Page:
American Institute of Mining, Metallurgical, and Petroleum Engineers, Inc.
Columbia Gas Transmission Corporation's Well 9674-T was located and drilled on the North Kermit Prospect on Mineral Tract No. 10, in Harvey District, Mingo County, West Virginia. (See Fig. 1).
The North Kermit Prospect is situated on the south flank of the Rome Trough in association with a major northeast-southwest trending down-to-the-north basement fault (see Fig. 2). It was anticipated that a southern platform, located south of the major fault would have been exposed to erosion during the formation of the trough resulting in deposition of clastic units adjacent to and north of the fault. These units would then have acted as reservoir beds. This supposition was based on seismic data, structure and stratigraphy observed along the northern hinge line.
Well 9674-T had as its primary objective the testing of the Rome and Basal Sand formations with a secondary objective of testing all units below the Tuscarora Sandstone.
Seismic data indicated structural closure of 600 feet against the fault on the basement surface. A closure of 200 feet was indicated near the top of the Rome.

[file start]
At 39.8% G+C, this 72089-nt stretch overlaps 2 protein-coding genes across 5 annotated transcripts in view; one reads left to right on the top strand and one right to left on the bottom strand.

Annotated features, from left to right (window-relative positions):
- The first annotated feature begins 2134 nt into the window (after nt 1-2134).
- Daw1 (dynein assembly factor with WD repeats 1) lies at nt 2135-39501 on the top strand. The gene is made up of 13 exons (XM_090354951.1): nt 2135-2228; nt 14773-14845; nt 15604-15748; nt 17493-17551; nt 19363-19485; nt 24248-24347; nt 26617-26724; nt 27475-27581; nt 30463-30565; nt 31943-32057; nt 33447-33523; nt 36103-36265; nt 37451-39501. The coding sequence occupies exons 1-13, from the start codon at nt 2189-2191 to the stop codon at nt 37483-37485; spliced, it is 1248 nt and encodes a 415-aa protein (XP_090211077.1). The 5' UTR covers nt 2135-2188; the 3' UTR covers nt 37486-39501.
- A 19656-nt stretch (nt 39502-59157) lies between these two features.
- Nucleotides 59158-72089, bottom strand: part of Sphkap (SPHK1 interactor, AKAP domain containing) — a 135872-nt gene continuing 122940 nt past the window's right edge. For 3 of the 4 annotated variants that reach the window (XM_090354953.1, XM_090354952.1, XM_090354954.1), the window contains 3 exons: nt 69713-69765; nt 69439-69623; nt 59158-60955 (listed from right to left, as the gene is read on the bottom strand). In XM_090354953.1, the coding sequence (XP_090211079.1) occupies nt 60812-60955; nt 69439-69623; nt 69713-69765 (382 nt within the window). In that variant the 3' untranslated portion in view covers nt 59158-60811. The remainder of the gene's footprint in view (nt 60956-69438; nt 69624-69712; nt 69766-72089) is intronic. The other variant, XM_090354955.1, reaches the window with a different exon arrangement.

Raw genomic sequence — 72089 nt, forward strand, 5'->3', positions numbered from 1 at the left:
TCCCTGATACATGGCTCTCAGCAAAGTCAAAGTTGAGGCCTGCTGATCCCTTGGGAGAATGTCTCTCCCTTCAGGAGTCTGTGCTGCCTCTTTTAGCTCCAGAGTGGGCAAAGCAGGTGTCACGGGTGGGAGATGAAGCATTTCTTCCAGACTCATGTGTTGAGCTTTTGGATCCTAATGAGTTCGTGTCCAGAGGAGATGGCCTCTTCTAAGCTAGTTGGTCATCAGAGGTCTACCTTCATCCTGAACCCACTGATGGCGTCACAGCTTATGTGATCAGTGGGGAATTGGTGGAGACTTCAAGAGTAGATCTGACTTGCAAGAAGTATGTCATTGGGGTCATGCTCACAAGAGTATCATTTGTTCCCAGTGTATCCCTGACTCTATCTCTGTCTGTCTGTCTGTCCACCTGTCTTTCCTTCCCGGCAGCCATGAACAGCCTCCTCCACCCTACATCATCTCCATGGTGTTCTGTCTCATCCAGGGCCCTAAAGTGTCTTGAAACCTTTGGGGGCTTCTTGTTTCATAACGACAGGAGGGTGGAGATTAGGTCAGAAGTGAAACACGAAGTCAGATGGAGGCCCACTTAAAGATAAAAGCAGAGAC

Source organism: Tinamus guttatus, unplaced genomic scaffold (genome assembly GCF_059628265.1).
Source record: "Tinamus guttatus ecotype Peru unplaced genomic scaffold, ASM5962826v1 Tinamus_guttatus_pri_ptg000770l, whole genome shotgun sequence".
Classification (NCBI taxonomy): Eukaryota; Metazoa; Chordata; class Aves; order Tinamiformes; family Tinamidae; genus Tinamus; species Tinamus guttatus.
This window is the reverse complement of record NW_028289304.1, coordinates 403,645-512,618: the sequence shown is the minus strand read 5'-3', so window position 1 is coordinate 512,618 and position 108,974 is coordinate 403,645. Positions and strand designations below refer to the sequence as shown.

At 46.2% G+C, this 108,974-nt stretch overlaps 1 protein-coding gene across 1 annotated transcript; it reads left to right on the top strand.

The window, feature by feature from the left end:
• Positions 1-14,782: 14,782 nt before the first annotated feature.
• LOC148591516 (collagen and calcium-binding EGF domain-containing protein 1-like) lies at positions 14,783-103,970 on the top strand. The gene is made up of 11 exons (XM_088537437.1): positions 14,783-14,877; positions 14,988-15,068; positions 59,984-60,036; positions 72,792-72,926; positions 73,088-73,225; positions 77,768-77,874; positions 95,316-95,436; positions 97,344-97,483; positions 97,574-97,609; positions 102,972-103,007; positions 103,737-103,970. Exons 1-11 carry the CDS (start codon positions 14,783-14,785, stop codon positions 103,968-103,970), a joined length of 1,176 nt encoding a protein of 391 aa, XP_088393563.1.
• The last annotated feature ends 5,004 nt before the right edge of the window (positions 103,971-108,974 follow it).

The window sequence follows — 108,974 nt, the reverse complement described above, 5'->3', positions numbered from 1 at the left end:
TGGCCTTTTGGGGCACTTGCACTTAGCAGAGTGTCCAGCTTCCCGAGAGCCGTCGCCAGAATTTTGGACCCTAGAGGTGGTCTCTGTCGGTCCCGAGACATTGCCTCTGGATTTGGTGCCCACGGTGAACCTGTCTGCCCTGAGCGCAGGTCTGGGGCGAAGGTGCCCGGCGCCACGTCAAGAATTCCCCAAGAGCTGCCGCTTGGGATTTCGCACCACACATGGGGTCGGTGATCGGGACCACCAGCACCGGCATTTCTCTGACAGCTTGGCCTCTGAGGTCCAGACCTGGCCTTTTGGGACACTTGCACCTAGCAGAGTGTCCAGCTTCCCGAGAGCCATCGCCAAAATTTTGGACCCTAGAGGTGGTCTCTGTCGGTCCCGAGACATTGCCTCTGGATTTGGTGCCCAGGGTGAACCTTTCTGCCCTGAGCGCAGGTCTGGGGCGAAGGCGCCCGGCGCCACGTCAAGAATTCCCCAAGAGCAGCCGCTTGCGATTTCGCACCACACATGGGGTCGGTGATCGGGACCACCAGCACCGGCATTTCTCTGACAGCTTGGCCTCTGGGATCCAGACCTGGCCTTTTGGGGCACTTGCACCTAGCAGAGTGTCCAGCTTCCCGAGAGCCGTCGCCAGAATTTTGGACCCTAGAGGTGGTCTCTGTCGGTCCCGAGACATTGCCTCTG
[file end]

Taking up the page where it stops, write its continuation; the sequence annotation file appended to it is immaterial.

The Rome was expected to contain massive marine sandstones with interbedded dark shales and some limestones. Both lenticular and blanket type sands were expected north of the fault, affording structural and stratigraphic possibilities, with maximum sand development along the fault scarp. The well was spudded on September 30, 1971, and was the first of several wells which have since been drilled to basement within the deeper portion of the Rome Trough.
The well was drilled by Loffland Brother's Rig 111 which is capable of drilling below 20,000 feet (see Fig. 3). Rig 111 was located near Laurel, Mississippi, and it required 14 days to move to the location.
Due to terrain, the well site was 140 × 200 feet, rather than the recommended 400 × 400 feet. The location was surrounded on three sides by a creek which could not be relocated.